- The Washington Times - Thursday, October 16, 2014

ANALYSIS/OPINION:

Those weary of annoying liberal chatter and America bashing in the comedy realm have a new alternative. That would be “The Flipside”, a weekly half-hour broadcast dicing through politics and culture, but produced by a group of stalwart creatives who have some serious conservative underpinnings, with a few dashes of libertarianism.

Only six episodes into its fall run, and the new show has been picked up by three major cable broadcasters and 200 independent stations.

“The reaction has been very positive. A lot of people have been waiting for a show that doesn’t slam America at every turn, or push a socialist agenda,” executive producer Kfir Alfia said in an interview. “Even if we were completely neutral, the audience would see it as a breath of fresh air. They’ve been waiting for a show like this.”

He speaks from personal experience.

“I was looking around at the cultural landscape, so dominated by left-leaning ideology in movies, TV, news. That was a compelling reason to start thinking ‘what can I do?’ ” Mr. Alfia observed.

Indeed, the success of Roger Ailes, the man who developed the concept for Fox News, is not lost on the team, which methodically explored independent ways to market and distribute their broadcast with some healthy success.

“I believe it was Charles Krauthammer who said the genius of Roger Ailes is that he discovered the other half of the American people and made them his audience. That’s what we hope to do,” said producer Matt Sheffield, a longtime conservative blogger and a editor for the Media Research Center.

The on-camera muscle for the promising venture is Michael Loftus, a writer and veteran stand-up comedian who has been on, yes, the Comedy Channel, TruTV and the History Channel, among other broadcast venues. He also serves as producer and writer for “Anger Management” - a daring and noisy video project from actor Charlie Sheen.

“This might sound naive, but I just want to do a funny show on politics. I don’t have any grand purpose. I don’t want to be president. I don’t want to be high emperor,” he says.

But there’s a little touch of Ronald Reagan in here.

“I really want an optimistic outlook included in what we do. I want something upbeat. Audiences can go anywhere if they want to end up pissed off and angry,” Mr. Loftus continues. “And I don’t think that Democrats and independents or anyone else owns the right to be optimistic. A conservative comes along with some optimism, and people flip out. They really do.”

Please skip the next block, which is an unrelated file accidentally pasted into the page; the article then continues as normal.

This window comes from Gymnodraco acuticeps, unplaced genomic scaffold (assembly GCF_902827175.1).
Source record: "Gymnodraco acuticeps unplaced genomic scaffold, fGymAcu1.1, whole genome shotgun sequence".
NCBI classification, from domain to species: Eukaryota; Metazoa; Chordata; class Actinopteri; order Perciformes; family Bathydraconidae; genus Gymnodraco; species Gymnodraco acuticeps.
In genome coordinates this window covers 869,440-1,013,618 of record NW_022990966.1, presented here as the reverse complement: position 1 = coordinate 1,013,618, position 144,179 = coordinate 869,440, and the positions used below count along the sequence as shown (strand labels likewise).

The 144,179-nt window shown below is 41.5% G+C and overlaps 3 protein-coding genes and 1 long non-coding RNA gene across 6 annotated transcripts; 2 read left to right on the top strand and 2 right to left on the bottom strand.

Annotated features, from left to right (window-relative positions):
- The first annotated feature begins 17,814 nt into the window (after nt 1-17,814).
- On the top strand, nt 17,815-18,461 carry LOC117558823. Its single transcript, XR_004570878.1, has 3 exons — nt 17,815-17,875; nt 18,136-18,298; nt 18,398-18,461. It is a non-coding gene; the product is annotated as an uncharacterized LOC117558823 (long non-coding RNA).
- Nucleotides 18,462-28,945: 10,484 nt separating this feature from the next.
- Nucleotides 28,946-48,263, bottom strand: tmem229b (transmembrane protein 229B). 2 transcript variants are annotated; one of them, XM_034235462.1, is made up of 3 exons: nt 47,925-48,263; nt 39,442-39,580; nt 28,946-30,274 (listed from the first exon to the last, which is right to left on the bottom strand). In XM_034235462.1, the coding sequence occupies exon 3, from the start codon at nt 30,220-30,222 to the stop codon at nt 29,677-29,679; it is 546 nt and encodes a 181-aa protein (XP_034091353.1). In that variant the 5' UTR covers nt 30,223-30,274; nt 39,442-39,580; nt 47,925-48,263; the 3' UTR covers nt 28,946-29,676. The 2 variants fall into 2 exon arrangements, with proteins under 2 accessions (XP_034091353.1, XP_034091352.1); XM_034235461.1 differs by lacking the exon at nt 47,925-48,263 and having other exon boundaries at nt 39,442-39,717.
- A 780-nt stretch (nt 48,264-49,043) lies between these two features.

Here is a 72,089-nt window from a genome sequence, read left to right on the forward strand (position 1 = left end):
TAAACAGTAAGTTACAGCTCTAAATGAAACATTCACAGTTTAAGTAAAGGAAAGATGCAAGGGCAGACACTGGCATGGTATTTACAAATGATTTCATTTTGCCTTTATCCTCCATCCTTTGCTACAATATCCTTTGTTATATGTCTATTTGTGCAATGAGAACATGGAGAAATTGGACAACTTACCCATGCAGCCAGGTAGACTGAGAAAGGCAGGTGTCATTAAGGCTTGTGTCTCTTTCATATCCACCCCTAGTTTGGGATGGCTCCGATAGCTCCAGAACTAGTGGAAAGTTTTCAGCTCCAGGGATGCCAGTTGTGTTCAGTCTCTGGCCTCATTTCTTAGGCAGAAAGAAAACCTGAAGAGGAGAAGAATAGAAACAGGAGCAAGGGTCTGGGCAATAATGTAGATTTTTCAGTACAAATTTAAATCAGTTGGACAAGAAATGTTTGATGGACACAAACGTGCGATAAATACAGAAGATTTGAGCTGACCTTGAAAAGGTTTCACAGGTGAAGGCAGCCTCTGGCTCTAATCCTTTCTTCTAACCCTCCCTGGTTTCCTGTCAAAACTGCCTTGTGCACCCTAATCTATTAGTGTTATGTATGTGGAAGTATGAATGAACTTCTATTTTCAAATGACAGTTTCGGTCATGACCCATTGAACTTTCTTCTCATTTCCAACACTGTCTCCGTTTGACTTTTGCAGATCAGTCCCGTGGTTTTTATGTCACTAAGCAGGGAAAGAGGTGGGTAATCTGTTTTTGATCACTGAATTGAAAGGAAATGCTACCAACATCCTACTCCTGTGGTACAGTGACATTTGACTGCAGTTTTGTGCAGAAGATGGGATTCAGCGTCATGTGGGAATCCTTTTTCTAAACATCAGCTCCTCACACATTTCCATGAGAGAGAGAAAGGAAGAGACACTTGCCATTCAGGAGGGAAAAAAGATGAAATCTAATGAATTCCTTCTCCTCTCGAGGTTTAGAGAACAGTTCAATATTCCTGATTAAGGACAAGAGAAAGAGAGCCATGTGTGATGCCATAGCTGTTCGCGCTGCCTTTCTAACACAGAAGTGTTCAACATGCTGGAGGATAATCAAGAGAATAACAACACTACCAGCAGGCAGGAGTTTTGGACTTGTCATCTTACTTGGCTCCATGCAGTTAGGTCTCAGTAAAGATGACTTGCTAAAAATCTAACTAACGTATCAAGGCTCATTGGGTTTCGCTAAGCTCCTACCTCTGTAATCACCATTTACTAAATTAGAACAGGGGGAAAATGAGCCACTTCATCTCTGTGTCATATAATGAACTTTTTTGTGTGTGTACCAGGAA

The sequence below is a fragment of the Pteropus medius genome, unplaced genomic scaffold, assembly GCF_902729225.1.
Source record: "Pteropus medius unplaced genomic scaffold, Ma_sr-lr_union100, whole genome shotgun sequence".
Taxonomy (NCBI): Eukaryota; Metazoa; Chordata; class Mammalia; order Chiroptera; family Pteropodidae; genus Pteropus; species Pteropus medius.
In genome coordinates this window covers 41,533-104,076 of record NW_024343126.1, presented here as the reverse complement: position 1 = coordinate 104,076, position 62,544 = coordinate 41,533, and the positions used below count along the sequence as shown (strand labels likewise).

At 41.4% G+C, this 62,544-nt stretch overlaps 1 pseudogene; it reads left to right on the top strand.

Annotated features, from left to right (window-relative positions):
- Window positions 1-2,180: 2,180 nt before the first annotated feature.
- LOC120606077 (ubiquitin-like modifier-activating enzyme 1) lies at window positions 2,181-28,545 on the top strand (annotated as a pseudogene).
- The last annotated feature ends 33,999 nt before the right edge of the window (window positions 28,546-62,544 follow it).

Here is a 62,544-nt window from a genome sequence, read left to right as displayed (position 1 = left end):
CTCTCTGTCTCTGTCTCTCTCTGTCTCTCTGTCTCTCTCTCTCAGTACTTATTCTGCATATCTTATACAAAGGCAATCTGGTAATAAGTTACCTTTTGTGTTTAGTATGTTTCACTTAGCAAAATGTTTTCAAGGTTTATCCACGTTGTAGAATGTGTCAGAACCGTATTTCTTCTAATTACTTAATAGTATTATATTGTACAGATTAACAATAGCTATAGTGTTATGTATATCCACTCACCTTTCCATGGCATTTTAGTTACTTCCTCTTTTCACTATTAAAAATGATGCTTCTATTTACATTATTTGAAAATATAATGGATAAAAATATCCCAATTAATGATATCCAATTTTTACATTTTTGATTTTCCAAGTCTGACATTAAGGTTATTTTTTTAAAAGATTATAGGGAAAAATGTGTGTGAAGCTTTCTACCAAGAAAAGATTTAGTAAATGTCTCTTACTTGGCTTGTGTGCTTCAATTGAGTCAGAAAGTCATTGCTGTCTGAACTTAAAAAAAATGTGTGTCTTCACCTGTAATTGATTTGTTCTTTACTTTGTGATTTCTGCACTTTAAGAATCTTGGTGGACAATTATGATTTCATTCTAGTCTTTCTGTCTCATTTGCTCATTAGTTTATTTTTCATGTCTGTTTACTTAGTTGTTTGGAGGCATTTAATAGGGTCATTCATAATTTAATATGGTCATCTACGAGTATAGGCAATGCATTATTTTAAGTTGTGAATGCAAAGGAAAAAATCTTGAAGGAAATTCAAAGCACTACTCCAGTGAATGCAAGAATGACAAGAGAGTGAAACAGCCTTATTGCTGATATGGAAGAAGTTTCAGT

The show itself is taped in a Dallas studio before a live audience on a snappy, retro-style set with much natural wood, hubcaps on the walls and an amicable live audience. Mr. Loftus does a deft monologue, decent celebrity imitations and does not drop f-bombs. He does manage to tweak the Republican Party, the Obama administration and bureaucracy.

“The Republicans were going to fix everything,” he told a recent audience, recalling the George W. Bush administration. “But they didn’t. What did they do? They spent more money than in any other time in history. The government didn’t shrink, instead, it got bigger. And then Obama came along, and he said

‘You guys like to spend money?’ That’s cute. But let me show you how it’s done’.”

The show is currently carried by the Dish Network, AT&T U-Verse and Time Warner cable systems, along with independent stations in 30 states, airing primarily in weekend time slots. Both producers and talent are cautiously hopeful that “Flipside” content will resonate with a viewers looking for an alternative to the blame-America school of comedy.

“It will take time. But so far in our first season, things are looking great. Plus we’ve got a comedian commenting on news and politics,” said Mr. Alfia.

The comedian himself, meanwhile, admits that he does have a dream guest in mind for the show.

“Oh, it would definitely be President Obama. But I’m weird about that. It would have to be after he left the White House, after he was president,” Mr. Loftus said, displaying a distinct but of Reagan-esque civility.

“I still respect the office of president. So we’ll wait until he’d done with it all,” the host added.

Find information on it all here: Theflipsideshow.com



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